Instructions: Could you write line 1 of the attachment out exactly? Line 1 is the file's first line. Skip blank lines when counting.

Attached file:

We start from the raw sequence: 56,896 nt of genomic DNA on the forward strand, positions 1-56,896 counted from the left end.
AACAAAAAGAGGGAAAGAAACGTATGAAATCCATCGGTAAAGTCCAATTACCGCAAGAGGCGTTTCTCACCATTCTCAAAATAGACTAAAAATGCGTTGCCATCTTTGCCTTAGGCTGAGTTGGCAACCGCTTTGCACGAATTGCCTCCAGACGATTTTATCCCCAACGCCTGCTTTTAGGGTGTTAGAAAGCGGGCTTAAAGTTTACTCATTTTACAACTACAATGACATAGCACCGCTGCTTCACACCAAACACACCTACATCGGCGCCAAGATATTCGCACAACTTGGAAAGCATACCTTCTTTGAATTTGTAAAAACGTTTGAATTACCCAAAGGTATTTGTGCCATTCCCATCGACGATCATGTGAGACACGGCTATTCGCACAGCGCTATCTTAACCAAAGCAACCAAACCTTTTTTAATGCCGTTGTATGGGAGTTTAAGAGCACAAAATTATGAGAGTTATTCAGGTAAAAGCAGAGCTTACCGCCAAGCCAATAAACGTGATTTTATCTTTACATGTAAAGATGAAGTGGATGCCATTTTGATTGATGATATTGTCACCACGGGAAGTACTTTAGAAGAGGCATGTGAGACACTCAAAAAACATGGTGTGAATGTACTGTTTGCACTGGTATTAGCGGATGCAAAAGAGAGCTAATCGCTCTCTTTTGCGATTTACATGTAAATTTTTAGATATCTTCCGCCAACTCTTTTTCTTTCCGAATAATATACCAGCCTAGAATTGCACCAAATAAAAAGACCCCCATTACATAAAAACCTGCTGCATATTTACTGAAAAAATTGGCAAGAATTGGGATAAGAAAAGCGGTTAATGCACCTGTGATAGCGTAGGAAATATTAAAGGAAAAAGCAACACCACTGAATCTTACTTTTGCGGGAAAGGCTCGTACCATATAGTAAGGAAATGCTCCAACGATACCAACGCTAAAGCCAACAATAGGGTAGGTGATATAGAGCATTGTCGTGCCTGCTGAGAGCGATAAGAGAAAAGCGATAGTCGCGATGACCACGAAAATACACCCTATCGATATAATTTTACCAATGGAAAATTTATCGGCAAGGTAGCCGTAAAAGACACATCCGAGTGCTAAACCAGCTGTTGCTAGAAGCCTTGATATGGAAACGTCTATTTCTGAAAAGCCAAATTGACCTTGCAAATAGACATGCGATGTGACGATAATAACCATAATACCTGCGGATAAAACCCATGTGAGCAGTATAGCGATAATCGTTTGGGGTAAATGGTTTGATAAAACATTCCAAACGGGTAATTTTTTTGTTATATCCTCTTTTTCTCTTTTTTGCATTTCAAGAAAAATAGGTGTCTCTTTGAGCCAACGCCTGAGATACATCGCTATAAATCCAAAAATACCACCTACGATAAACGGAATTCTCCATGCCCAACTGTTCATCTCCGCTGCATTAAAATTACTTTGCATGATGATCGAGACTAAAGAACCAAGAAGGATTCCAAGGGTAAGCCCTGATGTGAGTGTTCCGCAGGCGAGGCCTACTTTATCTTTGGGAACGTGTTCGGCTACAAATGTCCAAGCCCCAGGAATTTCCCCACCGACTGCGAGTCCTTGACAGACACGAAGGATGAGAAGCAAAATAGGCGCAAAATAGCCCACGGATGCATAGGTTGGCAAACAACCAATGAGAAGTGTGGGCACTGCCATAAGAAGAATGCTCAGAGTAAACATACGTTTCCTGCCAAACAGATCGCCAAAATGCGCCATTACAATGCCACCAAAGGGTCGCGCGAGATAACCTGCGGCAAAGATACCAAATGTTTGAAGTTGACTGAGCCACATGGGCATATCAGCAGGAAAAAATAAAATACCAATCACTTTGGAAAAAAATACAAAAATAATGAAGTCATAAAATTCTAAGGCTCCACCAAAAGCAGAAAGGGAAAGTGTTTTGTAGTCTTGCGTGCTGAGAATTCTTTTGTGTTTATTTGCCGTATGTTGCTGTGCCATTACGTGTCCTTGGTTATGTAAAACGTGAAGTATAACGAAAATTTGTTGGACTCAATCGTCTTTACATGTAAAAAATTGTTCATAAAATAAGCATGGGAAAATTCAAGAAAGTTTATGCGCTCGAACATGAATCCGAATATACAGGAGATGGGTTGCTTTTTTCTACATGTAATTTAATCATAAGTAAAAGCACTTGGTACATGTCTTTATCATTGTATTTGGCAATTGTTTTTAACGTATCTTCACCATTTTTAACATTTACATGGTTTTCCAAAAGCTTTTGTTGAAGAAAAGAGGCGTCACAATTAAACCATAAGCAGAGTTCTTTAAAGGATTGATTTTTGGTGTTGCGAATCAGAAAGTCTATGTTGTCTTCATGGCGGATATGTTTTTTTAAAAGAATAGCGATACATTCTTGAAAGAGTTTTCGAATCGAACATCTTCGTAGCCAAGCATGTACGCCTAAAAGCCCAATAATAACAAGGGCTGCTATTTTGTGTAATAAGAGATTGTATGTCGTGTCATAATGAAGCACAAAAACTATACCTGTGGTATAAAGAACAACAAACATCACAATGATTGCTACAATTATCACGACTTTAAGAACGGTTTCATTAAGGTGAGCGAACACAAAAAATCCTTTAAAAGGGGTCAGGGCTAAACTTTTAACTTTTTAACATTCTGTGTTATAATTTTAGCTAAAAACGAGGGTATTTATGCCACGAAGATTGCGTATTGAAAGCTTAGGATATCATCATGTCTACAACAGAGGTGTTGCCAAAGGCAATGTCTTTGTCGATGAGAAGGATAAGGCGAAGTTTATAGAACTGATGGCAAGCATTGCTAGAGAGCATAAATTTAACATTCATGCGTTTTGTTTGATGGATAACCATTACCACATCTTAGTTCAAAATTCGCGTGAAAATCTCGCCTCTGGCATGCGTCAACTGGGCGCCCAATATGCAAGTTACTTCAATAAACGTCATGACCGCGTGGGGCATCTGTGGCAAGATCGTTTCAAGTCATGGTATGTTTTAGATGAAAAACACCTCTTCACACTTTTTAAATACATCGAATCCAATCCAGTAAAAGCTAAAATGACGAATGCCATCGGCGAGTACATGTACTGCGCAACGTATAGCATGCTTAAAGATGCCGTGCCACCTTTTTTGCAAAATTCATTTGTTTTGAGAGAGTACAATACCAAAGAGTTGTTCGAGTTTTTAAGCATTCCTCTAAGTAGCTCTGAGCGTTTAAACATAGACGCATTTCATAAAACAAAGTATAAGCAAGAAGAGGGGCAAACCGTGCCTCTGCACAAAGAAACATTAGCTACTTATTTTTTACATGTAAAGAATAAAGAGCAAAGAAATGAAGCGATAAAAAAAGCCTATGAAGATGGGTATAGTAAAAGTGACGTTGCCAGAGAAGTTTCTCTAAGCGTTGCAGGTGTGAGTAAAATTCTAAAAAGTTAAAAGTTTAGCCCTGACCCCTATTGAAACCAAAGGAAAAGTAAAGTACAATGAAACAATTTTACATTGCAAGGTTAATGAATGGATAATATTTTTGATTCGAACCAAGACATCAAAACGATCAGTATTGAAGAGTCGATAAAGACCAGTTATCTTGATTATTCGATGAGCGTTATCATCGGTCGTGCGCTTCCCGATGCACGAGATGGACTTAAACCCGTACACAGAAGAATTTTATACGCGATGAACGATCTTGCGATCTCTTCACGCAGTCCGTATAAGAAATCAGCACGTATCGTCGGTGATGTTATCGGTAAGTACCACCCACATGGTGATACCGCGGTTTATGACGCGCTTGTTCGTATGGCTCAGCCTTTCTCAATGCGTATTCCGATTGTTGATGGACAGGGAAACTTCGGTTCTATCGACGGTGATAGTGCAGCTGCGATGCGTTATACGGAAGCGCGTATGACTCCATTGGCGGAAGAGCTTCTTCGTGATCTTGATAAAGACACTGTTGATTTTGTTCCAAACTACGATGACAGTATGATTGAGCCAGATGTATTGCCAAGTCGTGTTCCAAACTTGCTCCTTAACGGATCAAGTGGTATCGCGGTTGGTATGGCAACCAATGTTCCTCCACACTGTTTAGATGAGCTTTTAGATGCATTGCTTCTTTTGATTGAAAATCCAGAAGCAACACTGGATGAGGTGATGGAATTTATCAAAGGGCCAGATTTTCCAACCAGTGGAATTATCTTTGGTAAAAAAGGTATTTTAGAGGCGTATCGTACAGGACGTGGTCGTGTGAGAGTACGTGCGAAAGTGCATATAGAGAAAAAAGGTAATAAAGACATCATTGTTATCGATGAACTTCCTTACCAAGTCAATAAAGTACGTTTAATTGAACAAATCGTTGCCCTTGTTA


We start from the raw sequence: 56,896 nt of genomic DNA on the forward strand, positions 1-56,896 counted from the left end.